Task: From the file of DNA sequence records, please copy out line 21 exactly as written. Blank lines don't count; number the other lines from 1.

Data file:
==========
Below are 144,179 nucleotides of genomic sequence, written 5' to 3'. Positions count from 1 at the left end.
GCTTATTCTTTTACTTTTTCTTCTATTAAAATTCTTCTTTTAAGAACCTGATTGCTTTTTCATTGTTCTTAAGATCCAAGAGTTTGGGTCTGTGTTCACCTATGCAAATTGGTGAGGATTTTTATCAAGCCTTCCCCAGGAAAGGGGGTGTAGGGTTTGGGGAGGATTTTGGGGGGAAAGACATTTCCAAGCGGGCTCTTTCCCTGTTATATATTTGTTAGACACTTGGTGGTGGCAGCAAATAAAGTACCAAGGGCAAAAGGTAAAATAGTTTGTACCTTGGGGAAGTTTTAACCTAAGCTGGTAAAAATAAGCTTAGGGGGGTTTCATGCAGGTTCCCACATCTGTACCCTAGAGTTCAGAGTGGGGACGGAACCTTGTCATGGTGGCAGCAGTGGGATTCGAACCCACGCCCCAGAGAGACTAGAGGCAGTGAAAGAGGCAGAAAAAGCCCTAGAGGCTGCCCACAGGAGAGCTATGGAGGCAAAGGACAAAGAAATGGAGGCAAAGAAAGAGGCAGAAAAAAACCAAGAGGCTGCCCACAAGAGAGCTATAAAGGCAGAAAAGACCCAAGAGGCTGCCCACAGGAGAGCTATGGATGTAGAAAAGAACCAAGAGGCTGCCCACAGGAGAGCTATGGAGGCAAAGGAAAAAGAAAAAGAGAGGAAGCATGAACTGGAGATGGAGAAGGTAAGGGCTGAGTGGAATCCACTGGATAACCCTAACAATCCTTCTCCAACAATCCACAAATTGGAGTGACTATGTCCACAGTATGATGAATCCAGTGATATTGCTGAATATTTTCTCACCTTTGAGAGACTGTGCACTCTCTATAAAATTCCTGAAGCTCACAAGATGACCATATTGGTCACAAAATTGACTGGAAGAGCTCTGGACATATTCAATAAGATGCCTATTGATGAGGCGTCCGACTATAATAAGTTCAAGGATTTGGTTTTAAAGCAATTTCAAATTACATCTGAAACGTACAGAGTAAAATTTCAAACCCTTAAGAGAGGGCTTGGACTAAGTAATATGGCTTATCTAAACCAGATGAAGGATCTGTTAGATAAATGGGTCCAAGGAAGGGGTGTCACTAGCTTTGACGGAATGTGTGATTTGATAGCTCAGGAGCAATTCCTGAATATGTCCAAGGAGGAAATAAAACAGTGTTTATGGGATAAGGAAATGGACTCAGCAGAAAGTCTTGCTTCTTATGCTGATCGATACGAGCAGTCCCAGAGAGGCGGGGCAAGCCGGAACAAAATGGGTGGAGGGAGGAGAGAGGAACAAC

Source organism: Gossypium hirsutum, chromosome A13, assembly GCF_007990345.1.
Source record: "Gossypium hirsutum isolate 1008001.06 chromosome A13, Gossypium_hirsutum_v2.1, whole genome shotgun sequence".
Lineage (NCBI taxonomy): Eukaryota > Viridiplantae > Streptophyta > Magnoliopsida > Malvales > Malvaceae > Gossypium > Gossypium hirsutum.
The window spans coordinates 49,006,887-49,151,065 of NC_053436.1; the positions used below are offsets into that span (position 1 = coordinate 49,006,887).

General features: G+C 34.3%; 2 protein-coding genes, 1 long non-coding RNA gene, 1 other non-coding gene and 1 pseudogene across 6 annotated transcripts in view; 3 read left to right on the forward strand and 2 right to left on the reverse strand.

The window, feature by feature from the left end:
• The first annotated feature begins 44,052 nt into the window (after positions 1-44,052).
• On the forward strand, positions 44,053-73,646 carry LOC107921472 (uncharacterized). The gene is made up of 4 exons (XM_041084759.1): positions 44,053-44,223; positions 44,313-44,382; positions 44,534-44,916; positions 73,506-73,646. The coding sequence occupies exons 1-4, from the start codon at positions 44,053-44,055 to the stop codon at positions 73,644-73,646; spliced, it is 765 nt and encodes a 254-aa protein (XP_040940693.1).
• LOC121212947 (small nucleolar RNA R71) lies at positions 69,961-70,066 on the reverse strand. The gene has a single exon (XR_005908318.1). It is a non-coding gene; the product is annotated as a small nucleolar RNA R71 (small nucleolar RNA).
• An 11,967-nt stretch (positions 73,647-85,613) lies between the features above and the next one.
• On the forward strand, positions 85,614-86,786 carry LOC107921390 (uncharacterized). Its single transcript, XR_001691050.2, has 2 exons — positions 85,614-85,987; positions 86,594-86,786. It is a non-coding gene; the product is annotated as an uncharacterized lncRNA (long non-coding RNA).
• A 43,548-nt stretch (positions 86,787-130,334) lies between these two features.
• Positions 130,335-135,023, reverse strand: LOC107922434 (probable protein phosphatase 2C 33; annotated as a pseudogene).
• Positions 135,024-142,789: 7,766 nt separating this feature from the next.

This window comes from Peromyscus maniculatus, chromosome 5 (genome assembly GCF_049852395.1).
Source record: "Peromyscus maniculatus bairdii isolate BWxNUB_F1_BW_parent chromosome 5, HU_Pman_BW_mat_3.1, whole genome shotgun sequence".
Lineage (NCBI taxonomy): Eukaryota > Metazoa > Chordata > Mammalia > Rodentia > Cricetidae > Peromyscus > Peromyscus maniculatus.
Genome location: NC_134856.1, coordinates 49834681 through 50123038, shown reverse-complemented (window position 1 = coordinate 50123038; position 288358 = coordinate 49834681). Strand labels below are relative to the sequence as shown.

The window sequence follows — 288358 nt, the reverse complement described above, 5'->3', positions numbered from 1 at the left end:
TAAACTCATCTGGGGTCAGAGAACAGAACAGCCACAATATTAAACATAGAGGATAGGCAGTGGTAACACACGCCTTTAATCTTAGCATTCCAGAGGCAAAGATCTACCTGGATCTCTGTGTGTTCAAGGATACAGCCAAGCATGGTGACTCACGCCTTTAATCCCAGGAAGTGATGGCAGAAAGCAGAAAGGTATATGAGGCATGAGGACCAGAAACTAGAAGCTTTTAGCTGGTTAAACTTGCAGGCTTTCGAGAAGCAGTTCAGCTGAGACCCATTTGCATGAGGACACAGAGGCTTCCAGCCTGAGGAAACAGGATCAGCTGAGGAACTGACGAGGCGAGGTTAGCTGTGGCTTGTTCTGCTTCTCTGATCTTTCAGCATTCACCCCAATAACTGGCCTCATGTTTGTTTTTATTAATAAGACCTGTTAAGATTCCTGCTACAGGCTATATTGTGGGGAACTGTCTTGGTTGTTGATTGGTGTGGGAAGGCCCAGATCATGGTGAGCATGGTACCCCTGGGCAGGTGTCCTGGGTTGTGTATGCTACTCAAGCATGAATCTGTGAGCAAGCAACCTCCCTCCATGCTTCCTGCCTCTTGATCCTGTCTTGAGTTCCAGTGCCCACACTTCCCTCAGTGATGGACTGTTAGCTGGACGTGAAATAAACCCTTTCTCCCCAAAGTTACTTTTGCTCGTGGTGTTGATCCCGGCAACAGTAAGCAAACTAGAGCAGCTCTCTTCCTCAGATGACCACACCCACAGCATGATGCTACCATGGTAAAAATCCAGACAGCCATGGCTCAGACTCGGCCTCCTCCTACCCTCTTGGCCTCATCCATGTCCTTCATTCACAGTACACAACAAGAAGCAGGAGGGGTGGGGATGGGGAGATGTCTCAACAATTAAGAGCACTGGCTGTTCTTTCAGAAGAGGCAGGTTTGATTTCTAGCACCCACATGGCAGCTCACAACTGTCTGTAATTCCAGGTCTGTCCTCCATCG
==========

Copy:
The window sequence follows — 288358 nt, the reverse complement described above, 5'->3', positions numbered from 1 at the left end: